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UNFOLDING TECH TREND

The latest addition to the Internet of Things: hand-built folding bikes

Brompton bike in background with laptop, phone and sensor pack in foreground
Brompton
Two-wheeling down the information superhighway
  • Joon Ian Wong
By Joon Ian Wong

Technology Reporter

This article is more than 2 years old.

Since its founding 40 years ago, Brompton has built its famous folding bicycles by hand in London—even as production has risen to 50,000 per year. But now it wants to modernize its products. One idea: connect the two-wheelers to the so-called Internet of Things. That would turn Brompton bikes into environmental sensors, crash-detection devices, or even home-alarm systems.

Last December, the bicycle maker held a hack day in east London with Evrythng, a company that develops software for sensors. The task involved putting a pack of sensors in a bicycle’s saddle-bag, then developing applications for the resulting data.

Some application ideas included tracking air quality and other environmental information, so riders could gauge pollution on a route; an app that would send an emergency message if it detected a sudden impact to the bike; and a program that would automatically turn on a house’s lights and phone the owner if unwanted motion was detected. Here’s a video of those prototypes at work:

The effort is part of a plan to sell new products to Brompton’s hip, tech-savvy, customer base, said Ross Hawkins, the company’s global brand manager. Brompton is also working on a battery-powered bike. “The next stage is, what can we do on the bike that could add on technology to make it more useful,” Hawkins said. On the factory floor, Brompton has started using Rasperry Pi mini-computers to track parts.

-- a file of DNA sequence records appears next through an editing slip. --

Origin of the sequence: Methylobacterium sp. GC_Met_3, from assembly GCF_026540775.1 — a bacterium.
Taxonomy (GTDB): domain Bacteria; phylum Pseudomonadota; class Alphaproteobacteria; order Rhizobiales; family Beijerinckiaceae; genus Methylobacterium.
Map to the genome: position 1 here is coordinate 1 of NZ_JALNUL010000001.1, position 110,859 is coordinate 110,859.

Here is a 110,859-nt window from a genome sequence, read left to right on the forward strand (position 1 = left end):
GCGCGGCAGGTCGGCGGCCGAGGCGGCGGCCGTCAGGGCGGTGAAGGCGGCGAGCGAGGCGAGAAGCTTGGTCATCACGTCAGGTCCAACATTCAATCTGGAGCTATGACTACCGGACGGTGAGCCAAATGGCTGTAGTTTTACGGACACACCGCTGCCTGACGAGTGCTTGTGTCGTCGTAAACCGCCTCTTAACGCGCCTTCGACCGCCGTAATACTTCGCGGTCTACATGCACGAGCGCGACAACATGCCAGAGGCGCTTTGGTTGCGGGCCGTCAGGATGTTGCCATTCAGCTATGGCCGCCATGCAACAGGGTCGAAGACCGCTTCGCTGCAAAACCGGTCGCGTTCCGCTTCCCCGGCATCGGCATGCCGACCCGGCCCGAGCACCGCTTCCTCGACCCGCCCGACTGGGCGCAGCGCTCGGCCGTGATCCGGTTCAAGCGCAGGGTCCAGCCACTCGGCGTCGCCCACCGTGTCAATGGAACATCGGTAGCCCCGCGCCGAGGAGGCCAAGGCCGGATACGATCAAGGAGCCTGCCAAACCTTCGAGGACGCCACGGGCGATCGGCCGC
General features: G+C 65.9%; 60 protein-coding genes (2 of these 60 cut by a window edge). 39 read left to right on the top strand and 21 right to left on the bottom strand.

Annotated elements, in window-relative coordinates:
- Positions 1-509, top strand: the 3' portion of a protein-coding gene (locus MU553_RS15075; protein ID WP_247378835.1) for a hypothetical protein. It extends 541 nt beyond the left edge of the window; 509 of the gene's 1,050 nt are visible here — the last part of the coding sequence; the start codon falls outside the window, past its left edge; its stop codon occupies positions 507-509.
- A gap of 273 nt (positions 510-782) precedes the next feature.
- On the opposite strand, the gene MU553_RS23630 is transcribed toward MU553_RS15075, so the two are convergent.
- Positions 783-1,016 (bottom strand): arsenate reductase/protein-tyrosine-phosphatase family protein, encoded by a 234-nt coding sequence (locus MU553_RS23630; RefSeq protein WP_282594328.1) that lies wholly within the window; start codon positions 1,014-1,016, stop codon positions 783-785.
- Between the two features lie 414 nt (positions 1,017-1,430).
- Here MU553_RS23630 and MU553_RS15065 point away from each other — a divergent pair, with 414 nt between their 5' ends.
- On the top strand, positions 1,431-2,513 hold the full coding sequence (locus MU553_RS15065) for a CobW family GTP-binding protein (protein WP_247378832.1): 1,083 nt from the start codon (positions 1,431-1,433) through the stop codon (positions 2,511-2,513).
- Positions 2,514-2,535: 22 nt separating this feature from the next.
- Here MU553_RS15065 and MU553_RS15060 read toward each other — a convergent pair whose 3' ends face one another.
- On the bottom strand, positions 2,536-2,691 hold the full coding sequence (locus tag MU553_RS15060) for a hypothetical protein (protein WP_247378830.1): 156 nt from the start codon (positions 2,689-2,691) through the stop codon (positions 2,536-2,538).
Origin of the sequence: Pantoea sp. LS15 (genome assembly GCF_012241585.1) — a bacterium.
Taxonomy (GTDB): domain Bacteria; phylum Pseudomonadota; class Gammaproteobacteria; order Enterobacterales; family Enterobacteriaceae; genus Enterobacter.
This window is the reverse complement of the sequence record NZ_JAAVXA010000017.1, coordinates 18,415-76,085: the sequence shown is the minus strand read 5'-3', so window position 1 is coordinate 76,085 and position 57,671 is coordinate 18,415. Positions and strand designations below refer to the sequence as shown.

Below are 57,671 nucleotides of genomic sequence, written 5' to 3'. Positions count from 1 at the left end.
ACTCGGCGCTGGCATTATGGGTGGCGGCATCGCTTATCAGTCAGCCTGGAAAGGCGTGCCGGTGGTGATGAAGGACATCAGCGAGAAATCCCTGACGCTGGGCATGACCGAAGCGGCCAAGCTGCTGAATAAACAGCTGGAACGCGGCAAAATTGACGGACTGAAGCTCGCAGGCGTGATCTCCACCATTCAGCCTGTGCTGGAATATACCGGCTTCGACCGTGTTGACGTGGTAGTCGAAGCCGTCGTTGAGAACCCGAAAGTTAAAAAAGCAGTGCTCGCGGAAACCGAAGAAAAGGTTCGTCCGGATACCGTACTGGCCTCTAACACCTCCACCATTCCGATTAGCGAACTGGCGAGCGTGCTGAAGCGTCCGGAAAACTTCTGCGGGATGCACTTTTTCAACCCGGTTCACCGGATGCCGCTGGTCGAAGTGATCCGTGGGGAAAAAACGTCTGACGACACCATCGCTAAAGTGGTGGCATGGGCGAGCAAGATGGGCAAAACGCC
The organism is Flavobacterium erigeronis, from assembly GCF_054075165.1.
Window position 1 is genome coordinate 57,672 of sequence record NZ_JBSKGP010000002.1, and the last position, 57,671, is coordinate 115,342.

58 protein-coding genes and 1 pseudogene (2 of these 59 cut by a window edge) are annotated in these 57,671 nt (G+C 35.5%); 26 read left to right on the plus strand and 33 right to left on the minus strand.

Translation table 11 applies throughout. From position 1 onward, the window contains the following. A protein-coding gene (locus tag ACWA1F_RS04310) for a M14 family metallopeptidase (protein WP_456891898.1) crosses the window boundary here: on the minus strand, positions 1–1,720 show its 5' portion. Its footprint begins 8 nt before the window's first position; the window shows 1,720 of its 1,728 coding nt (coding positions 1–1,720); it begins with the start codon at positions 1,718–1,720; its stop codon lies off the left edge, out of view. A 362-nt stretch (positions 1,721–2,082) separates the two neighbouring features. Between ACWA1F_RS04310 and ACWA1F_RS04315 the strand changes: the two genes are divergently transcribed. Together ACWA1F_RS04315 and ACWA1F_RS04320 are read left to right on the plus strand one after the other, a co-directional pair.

The company, founded in 1975, was pottering along under founder Andrew Ritchie, who invented a way for the bikes to fold down to a third of their full size. It made about 20,000 bicycles a year in 2008, generating about £10 million in revenue when current chief executive William Butler-Adams led a management buyout. Today the company makes 50,000 bikes a year and generates £30 million in sales. Some 80% of its bicycles are exported to 44 countries, Hawkins said.

Brompton’s Internet of Things projects are still just prototypes. Hawkins says the company will decide whether to commercialize any of the ideas sometime this year. “It’s a totally different world from what we’re used to… but this is very much proving to the Brompton team that it’s possible,” he said.

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